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The Pulse

What the 6-3 Supreme Court ruling on Texas abortion law means

Jill Stanek Jill Stanek Follow Jill
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As most know by now, the U.S. Supreme Court ruled by a lopsided 6-3 majority on October 14 that Texas could not enforce that part of its 2013 omnibus pro-life law requiring abortion clinics to meet the same standards as other ambulatory surgical centers, this while the 5th Circuit Court of Appeals makes its decision on the case.

SCOTUS also blocked Texas from forcing abortionists at clinics in McAllen and El Paso to have admitting privileges within 30 miles of their clinics, also pending the 5th Circuit’s final decision. All other Texas abortionists must meet this requirement.

Otherwise, other prongs of the far-reaching statute are being enforced, and the contended issues are still in play. Most pro-lifers did not expect Chief Justice Roberts to side with the liberals, and many were surprised to see Justice Kennedy do the same.

Before I get to analysis of the votes, I’d like to untangle the chain of events, which has involved two lawsuits and many, many court decisions.

Passage of bill: June 18, 2013

HB 2 was signed into law three weeks after state Senator Wendy Davis’s (pictured right) infamous filibuster trying to block it. It includes:

  1. a ban on abortion at 20 weeks post-fertilization, at which point it is known preborn babies feel pain
  2. a requirement that abortionists have admitting privileges at a hospital within 30 miles of the clinic
  3. a requirement that the RU-486 chemical abortion regimen follow protocol approved by either the FDA or American Congress of Obstetricians and Gynecologists
  4. a requirement that abortion clinics meet the same standards as other ambulatory surgical centers

Planned Parenthood v Abbott: Sept-Oct 2013

On September 27, 2013, Planned Parenthood filed a lawsuit to block two of the first three parts of HB 2 before they were scheduled to take effect on October 29, 2013 the admitting privileges and RU-486 requirements.

I’m going to skip the details and get to the bottom line, which is that as of today Planned Parenthood has failed.

The only recourse Planned Parenthood now has is to ask SCOTUS to reverse the decision of the 5th Circuit Court of Appeals, and I explained on October 7 why it would be risky for the abortion industry to ask SCOTUS to hear a case on RU-486.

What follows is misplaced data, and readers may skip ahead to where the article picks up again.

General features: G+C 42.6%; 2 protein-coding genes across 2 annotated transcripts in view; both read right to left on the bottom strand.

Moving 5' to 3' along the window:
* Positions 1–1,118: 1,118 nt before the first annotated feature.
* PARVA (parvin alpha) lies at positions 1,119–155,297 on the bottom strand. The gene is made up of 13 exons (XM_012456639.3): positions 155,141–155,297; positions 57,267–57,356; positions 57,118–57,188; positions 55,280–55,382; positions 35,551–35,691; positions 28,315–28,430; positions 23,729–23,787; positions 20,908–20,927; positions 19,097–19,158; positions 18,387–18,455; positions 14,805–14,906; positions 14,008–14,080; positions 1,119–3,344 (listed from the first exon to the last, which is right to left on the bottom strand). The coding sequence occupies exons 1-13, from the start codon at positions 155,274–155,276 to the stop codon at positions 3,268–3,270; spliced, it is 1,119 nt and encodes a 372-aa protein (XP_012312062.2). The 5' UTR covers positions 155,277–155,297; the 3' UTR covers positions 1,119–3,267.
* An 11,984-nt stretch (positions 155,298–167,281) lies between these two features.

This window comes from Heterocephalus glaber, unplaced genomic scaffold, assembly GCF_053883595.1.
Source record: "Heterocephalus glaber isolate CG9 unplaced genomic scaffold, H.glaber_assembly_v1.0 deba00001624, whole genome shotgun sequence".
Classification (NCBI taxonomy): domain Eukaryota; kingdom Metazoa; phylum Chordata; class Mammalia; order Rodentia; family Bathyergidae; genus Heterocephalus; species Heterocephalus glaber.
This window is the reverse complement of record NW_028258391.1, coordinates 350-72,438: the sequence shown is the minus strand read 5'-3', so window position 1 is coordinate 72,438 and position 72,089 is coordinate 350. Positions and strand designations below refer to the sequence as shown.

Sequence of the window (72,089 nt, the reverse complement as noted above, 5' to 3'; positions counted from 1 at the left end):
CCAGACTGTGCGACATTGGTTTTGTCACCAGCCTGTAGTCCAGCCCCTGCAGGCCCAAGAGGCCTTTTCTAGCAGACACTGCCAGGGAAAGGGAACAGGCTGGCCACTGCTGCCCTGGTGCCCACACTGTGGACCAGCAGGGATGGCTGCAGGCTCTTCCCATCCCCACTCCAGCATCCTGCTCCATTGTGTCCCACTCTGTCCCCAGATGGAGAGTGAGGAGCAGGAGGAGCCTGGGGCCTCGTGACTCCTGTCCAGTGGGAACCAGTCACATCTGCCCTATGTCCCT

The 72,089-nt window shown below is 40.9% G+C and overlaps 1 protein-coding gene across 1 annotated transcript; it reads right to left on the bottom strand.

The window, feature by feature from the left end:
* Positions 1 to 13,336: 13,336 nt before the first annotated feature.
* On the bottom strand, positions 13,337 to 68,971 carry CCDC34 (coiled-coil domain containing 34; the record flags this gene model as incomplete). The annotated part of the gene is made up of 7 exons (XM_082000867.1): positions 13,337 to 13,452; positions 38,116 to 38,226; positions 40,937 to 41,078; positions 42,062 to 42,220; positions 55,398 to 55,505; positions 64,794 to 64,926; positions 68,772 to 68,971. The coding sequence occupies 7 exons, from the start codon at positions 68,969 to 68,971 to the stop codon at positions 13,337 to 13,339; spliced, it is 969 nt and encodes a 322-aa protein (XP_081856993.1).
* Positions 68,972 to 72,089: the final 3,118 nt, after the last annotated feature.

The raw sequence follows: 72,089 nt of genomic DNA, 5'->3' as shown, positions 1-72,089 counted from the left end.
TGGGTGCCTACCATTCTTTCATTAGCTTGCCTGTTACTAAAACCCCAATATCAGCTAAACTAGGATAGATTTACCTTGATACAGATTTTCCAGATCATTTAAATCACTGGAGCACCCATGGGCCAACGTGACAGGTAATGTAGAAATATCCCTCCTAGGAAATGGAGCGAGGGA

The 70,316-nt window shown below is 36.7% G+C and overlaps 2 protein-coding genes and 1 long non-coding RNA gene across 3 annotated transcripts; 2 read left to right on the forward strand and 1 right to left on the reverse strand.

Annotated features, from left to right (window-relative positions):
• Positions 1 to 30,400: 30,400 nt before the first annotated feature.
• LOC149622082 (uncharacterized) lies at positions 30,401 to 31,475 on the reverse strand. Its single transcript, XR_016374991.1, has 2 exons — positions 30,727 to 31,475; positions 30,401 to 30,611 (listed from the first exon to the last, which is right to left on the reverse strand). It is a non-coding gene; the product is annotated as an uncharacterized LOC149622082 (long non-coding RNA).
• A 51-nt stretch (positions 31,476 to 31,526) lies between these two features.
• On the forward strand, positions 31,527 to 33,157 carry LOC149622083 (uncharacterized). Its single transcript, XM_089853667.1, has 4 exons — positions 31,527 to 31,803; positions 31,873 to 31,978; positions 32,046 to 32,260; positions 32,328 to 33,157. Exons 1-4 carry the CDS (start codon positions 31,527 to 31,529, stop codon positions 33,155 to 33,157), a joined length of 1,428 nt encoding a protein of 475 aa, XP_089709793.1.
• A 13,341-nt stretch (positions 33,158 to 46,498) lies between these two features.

The ball is in Planned Parenthood’s court, while meanwhile the RU-486 requirement is currently in effect as well as the admitting privileges requirement for all abortion clinics save two, as described below.

Whole Woman’s Health v Lakey: Apr 2014-present

On April 3, 2014, five independent abortion clinics sued to block the fourth component of HB2 from taking effect on September 1, 2014, the ASC requirement. They also sued to block the admitting privileges requirement at two outlying facilities in McAllen and El Paso.

After a lower court judge intervened on behalf of the abortion industry, Texas Attorney General Greg Abbott (pictured left) asked the 5th Circuit to let the newly questioned parts of HB2 take effect while the state appealed.

On October 2, a 5th Circuit of three judges agreed to Abbott’s request.

On October 3, 13 of the remaining 21 abortion clinics in Texas closed.

The clinics filed an emergency appeal with the Supreme Court to block enforcement while they appealed to the full 5th Circuit.

On October 14, the Supreme Court agreed in a 6-3 decision.

All this means is clinics not up to ASC standards can remain open while their case is appealed, and abortionists in McAllen and El Paso can continue to abort without admitting privileges during the appeal process.